Got to love election season.
The TV ads. The bumper stickers. The rallys.
And of course, the televised debates.
As a communication professional (presentation skills being my bread and butter) you can imagine my extra interest in the debates. The Oregonian headline following the first debate read “Debate was all about delivery.” Quite validating for our profession. Delivery matters.
And in the first debate, Obama flopped in delivery.
All news media outlets were calling it weak and disengaged- a stark contrast to his dynamic inspirational style of four years ago. Even Obama knew it was bad. At a fundraiser dinner over the weekend, Obama poked fun at himself, “As some of you may have noticed, I had a lot more energy in our second debate. I felt really well-rested after the nice, long nap I had in the first debate.”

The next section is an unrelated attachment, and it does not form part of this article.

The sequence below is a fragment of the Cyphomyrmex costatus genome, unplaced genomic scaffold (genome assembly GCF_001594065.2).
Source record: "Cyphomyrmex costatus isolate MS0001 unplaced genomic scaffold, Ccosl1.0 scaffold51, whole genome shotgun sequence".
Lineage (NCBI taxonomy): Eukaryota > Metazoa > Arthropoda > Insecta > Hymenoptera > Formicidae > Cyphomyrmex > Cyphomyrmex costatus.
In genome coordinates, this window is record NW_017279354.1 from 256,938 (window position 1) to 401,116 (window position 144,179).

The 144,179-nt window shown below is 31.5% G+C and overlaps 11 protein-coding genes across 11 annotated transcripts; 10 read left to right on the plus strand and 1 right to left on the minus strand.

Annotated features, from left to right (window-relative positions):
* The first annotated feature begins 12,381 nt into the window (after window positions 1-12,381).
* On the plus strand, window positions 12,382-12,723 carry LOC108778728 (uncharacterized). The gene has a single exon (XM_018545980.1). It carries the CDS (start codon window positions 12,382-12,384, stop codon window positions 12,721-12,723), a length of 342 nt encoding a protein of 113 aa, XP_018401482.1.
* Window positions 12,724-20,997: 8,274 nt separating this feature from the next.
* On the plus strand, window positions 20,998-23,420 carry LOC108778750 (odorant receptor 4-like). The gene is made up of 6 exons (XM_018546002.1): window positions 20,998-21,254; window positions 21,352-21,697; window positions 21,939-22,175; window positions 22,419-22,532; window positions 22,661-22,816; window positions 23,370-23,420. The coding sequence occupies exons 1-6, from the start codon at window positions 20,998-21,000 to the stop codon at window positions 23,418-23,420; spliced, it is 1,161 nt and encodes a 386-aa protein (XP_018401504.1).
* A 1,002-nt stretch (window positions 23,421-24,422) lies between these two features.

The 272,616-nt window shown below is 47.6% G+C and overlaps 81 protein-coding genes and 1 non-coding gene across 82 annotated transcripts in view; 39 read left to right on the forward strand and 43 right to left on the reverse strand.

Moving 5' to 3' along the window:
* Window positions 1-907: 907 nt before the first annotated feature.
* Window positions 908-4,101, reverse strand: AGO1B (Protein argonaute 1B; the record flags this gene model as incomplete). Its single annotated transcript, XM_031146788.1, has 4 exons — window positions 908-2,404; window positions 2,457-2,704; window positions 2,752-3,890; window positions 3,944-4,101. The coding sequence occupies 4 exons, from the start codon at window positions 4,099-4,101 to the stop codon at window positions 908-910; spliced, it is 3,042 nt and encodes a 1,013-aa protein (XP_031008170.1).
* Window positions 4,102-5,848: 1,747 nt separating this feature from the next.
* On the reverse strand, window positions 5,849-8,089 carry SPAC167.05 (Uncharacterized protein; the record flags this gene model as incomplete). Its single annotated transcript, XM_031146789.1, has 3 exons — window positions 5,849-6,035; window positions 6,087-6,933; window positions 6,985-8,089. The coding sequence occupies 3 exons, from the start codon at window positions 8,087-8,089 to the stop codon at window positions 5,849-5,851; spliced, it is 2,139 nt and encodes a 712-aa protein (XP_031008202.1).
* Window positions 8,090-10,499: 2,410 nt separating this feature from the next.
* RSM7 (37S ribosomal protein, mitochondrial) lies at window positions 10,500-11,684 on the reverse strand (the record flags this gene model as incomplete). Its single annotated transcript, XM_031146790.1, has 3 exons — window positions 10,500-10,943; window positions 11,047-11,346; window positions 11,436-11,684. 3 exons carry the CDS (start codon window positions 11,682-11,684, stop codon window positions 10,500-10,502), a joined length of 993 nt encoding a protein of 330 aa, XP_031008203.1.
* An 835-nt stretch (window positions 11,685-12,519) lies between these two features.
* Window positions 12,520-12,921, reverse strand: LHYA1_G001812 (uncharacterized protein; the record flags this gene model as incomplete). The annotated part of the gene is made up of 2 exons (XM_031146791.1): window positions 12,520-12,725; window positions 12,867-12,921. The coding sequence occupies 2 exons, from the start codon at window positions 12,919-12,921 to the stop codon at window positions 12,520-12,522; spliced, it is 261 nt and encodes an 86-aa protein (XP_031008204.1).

What was so bad the first time around?
Maybe you noticed the following:
- Not looking his opponent in the eye (seeming timid and weak)
- Breaking eye contact from the moderator and television camera (seeming less focused and confident)
- Fairly monotone voice (seeming devoid of passion and conviction)
After the polls, Obama knew he had to change his delivery.
And boy, did he!
The President in the next two debates looked like a completely different man. He came off as more passionate, aggressive, and confident.
What can we learn from this?
- Strong eye contact matters. It’s a hard discipline that needs to be practiced. Most of us scan the crowd, but we will look much more confident and focused if we have longer eye contact with individuals in our audience. Practice, practice, practice.
- We can hear passion. Be mindful of your vocal inflections, pace, and having good pauses. If your audience can’t hear your passion about the ideas you’re communicating, they won’t feel passionate about them either.
Should we unpack the Vice Presidential Debates? Some good fodder for facial animation and gestures, don’t you think?
Nah, we’ll leave that for another time!